Generally, investors want companies that deliver profits to their shareholders. For this reason, it will be important to check the EPS (earnings per share) and confirm that it is positive. If it’s not, the analyst can take a closer look at the company's income statement for a more detailed understanding. Past financial statements can also reveal if this is a one-time occurrence or a persistent trend.

Investors can also have a look at the balance sheet to see how much debt the company is currently carrying. Usually, when a company has too much debt, there is a high likelihood that it may struggle to remain profitable - especially if economic conditions become challenging. The maximum debt-to-equity ratio to consider should be 1.0.

At the same time, the balance sheet and cash flow statement can help an investor see how much cash the company has available as a resource. Typically, companies with a greater amount of cash are better suited to reinvest for growth or handle a poor economic climate. This is why investors often say, "Cash is king.”

4) Study the Competition

While an investor may have a preference for a company, it's important to be unbiased and consider the fact that the competition may be a better investment candidate. Investors should repeat the previous two steps using major players from the same industry. For example, if someone was considering investing in AT&T, then it would also be a good idea to analyze Verizon and T-Mobile.

Please keep in mind that when comparing the financial metrics of two or more stocks, this should only be done in the context of companies within the same industry. For instance, it would not make sense to judge an oil company against a tech stock based on the P/E ratio alone. Industrial companies tend to have lower P/E ratios while tech companies are generally higher. Therefore, it's best to stay within the boundaries of the type of market these companies operate within.

5) Consider the Current Economic Climate

Given everything the investor knows so far about the company, the last piece of the puzzle is to make some estimations about what the economy will be like over the next few years. Although no one has a crystal ball to see into the future, this can be done by:

●       Listening to economic news reports (such as actions taken by the Federal Reserve)

●       Inspecting the stock market indices to see if it's in bull or bear territory

●       Checking the latest employment figures

●       Looking at the bond yield curve

●       Taking into account political uncertainty (such as times of war or an upcoming presidential election)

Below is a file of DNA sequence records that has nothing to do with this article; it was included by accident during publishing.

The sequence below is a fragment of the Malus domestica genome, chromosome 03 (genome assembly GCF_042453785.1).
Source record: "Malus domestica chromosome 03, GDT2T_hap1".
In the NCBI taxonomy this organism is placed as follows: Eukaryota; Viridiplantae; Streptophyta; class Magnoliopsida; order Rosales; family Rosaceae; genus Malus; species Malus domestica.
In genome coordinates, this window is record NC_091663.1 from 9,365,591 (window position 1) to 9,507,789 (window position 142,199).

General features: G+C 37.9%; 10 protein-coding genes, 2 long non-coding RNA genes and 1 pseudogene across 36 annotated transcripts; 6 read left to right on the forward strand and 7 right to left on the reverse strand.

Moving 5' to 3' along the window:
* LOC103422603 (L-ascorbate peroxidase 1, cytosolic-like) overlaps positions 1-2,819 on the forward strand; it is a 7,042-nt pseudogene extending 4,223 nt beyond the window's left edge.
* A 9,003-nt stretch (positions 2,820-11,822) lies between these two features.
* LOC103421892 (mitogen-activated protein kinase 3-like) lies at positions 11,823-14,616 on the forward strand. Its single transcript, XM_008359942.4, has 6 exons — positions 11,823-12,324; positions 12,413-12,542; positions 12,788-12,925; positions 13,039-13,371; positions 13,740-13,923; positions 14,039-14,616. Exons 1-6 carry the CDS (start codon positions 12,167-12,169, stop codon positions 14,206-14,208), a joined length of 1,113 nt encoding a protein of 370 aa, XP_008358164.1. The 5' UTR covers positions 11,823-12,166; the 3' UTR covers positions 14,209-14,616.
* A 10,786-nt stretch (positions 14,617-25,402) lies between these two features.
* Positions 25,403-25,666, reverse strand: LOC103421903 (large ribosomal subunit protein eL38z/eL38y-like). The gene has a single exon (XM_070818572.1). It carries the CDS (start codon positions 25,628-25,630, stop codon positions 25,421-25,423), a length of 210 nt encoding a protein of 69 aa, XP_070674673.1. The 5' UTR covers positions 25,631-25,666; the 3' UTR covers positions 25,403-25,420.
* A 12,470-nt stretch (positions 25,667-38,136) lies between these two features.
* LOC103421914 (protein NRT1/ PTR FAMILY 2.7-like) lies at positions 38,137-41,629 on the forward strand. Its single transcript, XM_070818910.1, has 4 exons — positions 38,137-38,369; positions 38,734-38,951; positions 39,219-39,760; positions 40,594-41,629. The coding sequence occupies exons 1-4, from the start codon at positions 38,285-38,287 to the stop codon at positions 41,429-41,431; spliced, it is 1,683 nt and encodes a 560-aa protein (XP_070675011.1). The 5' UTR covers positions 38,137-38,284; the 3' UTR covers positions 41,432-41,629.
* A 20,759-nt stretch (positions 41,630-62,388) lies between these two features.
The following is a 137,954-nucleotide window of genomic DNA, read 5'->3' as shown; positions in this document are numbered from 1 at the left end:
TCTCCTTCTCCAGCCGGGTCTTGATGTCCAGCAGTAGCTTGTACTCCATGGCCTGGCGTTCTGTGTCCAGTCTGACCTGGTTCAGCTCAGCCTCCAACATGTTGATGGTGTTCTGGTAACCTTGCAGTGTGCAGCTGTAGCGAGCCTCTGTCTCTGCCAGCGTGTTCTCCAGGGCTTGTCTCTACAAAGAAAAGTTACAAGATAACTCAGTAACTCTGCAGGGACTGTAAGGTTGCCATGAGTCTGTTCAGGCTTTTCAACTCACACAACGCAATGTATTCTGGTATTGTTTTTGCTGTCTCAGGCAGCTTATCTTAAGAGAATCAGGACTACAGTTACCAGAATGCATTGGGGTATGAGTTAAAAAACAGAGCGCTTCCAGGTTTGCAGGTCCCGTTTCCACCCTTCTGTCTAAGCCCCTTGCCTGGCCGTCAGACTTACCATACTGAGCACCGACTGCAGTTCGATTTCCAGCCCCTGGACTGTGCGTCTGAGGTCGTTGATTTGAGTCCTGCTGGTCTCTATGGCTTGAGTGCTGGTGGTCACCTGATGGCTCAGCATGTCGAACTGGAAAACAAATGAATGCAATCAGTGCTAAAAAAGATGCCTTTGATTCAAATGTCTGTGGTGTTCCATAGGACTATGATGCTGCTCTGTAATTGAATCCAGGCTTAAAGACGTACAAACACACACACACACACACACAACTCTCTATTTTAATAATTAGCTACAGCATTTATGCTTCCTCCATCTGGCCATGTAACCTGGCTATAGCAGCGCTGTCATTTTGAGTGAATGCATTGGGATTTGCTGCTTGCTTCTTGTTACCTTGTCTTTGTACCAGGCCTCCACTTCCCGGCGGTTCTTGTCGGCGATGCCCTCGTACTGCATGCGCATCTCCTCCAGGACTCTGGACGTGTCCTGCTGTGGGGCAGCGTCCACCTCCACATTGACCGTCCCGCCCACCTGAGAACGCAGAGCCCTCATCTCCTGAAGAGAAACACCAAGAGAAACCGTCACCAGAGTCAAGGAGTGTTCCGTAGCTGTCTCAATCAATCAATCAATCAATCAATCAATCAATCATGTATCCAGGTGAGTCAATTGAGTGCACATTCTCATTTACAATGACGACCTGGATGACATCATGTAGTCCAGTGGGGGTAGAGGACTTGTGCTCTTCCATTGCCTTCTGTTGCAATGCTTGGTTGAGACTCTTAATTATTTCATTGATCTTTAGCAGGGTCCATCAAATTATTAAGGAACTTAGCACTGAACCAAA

●       Etc.

From the perspective of events that may occur, the investor should then consider the likelihood of impact and make their selection.

Fundamental Analysis vs Technical Analysis

Oftentimes investors will confuse the terms fundamental analysis and technical analysis. However, the two approaches differ significantly.

Unlike fundamental analysis, the technical analysis relies solely on the equity’s price chart and uses its movements to make predictions about where it may go next. It also ignores qualitative factors about the company that may be considered in fundamental analysis.

The logic behind these different methodologies has to do with a matter perspective. Fundamental analysis takes a long-term approach and assumes that all of the events going on at a company or in the market will eventually be reflected in its share price. By contrast, technical analysis takes a short-term approach and assumes all of this information has already been baked into the market price.

Generally speaking, preference for fundamental versus technical analysis will depend on the investor’s goals.

●       Someone who is interested in making money in the short term will prefer to use technical analysis because the fundamental analysis will not reveal the same timely market exit and entry points.

●       On the other hand, someone with a long-term mindset will prefer to use fundamental analysis because they want a stock that will produce consistent returns year over year.

Savvy investors will combine aspects from both methodologies to gain the most insight available.

The Bottom Line

Investors will use fundamental analysis to determine the overall health and profitability opportunity of a company. This will be done by carefully considering various qualitative and quantitative aspects of the business and its performance. Once a conclusion is reached about the company's "true value" based on its fundamentals, it can be compared to other similar companies or the market itself to reveal whether it's over or undervalued.

Fundamental analysis is different from technical analysis in that it does not rely on price history or short-term market trends to identify opportunities. Instead, it takes a more long-term focus by connecting the investor with a business that they believe will deliver consistent year-over-year results.